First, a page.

In the environment of the contemporary global community, the use of a diverse leadership model (DLM) is especially important for nurses since it supports the idea of multiculturalism, provides additional opportunities for resource allocation, and promotes innovative thinking (Komives & Wagner, 2016). Therefore, to ensure the successful management of diverse patients’ needs, a nurse should use the DLM in a healthcare setting. The concepts of effective leadership in nursing care are both basic and complex. On the one hand, leadership in nursing requires promoting mostly two phenomena, which are communication enhancement and quality improvement. However, the specified notions are comprised of an array of elements that make the promotion of improvement difficult. For instance, a nurse has to adhere to the principles of ethics to retain professional integrity and provide patients with the required degree of safety. Furthermore, the characteristics of leadership such as commitment, honesty, and innovativeness can be promoted actively with the help of the DLM.
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Strengths and Weaknesses
Like any other leader, I have several advantages that make me an asset to patients, as well as several disadvantages that require further self-improvements. However, one should keep in mind that certain personality traits might seem as problematic from one theoretic leadership perspective yet interpreted as beneficial from another. Therefore, when reviewing my personal qualities, I need to utilize them to maximize my performance and ensure that all character traits are used to patients’ benefit. In the past, the ability to use innovative approaches helped me produce the required results within the shortest amount of time possible. Also, the focus on a logical argument allowed me to address some of the myths that affected patients’ behavior negatively.
For example, from the Transformational Leadership Model (TLM), my approach toward managing nursing issues can be described as professional and effective. Particularly, with a close focus on innovation, the active promotion of quality improvement, and emphasis on patient education, my TLM strategy is bound to lead to improved patient outcomes (Komives & Wagner, 2016). Therefore, the ability to promote change can be deemed as one of the most important assets of mine.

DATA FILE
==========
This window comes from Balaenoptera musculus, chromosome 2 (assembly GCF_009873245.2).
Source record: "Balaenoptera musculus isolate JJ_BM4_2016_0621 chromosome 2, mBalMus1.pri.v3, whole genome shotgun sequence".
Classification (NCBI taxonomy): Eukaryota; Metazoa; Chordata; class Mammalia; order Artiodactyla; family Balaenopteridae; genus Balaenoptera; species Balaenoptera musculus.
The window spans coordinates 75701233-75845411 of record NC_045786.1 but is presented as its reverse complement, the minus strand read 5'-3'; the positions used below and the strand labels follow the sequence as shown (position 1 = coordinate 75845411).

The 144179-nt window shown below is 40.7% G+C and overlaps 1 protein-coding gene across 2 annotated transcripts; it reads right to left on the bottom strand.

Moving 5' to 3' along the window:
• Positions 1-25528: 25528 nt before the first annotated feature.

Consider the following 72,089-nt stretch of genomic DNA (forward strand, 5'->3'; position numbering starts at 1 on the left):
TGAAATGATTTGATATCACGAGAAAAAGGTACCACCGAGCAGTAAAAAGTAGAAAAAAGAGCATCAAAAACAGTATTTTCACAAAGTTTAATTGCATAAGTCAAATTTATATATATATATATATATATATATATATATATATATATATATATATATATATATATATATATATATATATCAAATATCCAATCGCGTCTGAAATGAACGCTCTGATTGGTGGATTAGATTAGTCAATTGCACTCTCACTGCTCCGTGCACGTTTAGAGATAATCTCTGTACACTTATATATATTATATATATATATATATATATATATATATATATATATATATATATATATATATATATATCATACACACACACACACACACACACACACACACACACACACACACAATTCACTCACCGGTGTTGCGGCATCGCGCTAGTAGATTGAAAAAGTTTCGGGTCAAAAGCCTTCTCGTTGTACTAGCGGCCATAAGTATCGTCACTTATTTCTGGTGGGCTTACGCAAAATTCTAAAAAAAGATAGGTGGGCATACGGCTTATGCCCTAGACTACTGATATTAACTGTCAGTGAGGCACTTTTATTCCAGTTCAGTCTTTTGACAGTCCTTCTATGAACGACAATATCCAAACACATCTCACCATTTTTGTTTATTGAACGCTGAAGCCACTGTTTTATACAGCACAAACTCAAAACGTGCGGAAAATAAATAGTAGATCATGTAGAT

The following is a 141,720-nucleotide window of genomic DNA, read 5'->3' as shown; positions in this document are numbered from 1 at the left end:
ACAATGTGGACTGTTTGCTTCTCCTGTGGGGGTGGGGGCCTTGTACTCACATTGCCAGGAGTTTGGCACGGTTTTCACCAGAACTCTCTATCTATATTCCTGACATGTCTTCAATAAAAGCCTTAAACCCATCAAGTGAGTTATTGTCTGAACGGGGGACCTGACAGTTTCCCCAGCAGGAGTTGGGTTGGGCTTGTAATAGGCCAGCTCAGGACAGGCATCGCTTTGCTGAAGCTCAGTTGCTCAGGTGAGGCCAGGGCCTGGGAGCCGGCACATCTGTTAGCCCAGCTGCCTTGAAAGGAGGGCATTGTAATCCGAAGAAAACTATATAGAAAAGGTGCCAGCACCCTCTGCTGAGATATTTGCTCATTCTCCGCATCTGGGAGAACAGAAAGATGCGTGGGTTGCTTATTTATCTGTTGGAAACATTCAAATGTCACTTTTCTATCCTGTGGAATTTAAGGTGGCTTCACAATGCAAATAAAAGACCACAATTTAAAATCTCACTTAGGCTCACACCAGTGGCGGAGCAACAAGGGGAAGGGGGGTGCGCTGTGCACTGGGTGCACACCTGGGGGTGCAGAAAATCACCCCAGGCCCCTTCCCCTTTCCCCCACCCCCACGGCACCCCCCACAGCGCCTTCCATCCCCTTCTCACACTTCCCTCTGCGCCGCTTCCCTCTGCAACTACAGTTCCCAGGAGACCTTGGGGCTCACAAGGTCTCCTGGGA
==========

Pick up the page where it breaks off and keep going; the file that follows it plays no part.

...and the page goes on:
However, when using the Charismatic Leadership Model (CLM) as the prism through which one’s choices as a leader are explored, one will have to admit that I do not have the passion required to ignite other people’s enthusiasm and, thus empowering them to change (Komives & Wagner, 2016). Instead of appealing to their emotions, I tend to use logic and reasoning, which is a sensible step to take in a nursing environment, yet a bit of emotional appeal could also lead to a significant improvement. It should also be noted that several potential biases need to be addressed. For instance, the self-assessment process is admittedly subjective, which means that it may fail to represent my leadership style fully. Specifically, I may have ignored some of the flaws that I have as a leader. Therefore, further independent analysis is required.
Leadership Characteristics: Enabling Change
The promotion of improvements within a nursing setting becomes possible once one uses specific leadership characteristics that evoke motivation in staff members and patients alike. Particularly, a nurse leader (NL) needs to prompt the willingness to change, adapt, improve, and educate oneself and others, including nurses and patients (Komives & Wagner, 2016). By using the tenets of the DLM, one can introduce a nursing philosophy based on promoting change and unceasing improvement. Particularly, the NL should place a very heavy emphasis on interdisciplinary collaboration and patient-nurse communication in a multicultural setting, thus encouraging the staff to develop new skills.